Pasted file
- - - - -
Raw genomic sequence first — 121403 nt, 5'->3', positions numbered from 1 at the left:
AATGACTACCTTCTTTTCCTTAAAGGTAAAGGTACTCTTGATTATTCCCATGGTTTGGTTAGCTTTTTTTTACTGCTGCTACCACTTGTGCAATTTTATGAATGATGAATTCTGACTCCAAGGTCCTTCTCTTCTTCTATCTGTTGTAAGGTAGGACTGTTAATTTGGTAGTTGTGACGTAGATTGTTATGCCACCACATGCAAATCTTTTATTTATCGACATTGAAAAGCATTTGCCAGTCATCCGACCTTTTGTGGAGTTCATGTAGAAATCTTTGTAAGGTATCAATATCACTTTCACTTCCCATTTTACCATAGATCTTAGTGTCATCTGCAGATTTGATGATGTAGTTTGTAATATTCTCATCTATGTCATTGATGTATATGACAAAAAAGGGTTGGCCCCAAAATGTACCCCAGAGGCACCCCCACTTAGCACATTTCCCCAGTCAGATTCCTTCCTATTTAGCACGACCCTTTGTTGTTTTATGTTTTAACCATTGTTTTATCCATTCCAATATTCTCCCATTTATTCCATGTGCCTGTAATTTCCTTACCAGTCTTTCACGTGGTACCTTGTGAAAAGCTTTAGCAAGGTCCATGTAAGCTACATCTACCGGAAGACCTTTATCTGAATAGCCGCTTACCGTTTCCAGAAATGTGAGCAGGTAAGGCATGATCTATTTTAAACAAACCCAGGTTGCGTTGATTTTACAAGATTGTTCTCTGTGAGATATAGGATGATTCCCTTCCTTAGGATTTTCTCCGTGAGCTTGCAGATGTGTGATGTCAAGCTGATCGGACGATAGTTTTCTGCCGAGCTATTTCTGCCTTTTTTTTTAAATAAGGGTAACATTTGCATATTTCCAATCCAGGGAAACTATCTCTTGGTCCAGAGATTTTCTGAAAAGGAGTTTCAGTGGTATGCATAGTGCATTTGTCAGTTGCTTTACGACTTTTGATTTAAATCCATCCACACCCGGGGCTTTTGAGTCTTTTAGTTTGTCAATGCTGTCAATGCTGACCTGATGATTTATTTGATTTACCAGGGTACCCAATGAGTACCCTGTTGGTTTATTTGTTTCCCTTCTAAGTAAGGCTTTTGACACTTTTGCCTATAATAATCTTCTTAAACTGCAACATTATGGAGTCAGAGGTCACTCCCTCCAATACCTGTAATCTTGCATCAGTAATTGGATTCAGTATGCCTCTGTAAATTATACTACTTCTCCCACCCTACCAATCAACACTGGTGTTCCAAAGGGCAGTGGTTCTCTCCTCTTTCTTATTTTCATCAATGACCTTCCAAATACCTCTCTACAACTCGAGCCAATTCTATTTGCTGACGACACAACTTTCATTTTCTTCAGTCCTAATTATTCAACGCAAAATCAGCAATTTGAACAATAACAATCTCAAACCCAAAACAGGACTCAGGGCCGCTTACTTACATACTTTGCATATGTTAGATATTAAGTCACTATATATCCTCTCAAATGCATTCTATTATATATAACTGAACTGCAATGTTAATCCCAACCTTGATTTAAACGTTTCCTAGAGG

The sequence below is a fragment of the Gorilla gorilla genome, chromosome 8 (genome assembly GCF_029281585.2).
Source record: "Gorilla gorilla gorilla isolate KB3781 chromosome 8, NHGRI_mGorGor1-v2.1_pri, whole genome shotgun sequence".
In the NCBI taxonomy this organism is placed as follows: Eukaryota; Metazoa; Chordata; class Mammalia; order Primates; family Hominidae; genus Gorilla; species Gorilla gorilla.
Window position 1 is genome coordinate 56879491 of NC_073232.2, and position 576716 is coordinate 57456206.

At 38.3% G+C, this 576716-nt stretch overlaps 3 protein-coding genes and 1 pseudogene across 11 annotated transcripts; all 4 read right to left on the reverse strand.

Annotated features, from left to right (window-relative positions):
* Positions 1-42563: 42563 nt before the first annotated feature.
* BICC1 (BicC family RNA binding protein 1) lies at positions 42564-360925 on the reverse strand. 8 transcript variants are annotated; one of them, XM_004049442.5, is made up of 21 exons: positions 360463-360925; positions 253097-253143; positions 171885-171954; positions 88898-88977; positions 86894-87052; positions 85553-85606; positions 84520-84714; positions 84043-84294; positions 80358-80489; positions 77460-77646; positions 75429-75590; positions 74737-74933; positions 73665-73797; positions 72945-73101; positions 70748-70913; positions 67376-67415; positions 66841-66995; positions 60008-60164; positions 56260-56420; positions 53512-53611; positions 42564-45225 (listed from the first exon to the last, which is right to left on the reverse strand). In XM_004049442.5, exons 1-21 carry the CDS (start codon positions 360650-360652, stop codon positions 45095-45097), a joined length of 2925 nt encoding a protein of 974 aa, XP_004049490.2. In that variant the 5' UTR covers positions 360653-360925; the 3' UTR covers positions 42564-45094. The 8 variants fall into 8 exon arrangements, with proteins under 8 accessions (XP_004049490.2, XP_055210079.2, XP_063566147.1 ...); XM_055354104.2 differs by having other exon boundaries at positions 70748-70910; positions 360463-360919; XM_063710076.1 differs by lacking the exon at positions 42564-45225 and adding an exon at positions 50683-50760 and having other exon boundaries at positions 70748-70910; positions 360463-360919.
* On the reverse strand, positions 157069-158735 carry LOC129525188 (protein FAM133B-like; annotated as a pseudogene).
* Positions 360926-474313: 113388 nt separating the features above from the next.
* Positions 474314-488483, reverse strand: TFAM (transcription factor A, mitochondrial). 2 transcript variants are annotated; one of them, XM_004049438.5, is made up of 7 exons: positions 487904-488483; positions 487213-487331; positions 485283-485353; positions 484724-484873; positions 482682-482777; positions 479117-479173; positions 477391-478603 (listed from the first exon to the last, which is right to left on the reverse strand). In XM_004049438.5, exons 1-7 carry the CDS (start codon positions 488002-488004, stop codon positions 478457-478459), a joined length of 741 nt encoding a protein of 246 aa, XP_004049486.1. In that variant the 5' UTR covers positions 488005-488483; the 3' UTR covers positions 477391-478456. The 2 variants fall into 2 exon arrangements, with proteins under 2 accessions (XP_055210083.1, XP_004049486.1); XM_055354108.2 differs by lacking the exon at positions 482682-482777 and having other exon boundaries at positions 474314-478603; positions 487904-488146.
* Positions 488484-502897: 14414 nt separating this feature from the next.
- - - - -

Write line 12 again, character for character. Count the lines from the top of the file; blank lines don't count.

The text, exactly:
* Positions 360926-474313: 113388 nt separating the features above from the next.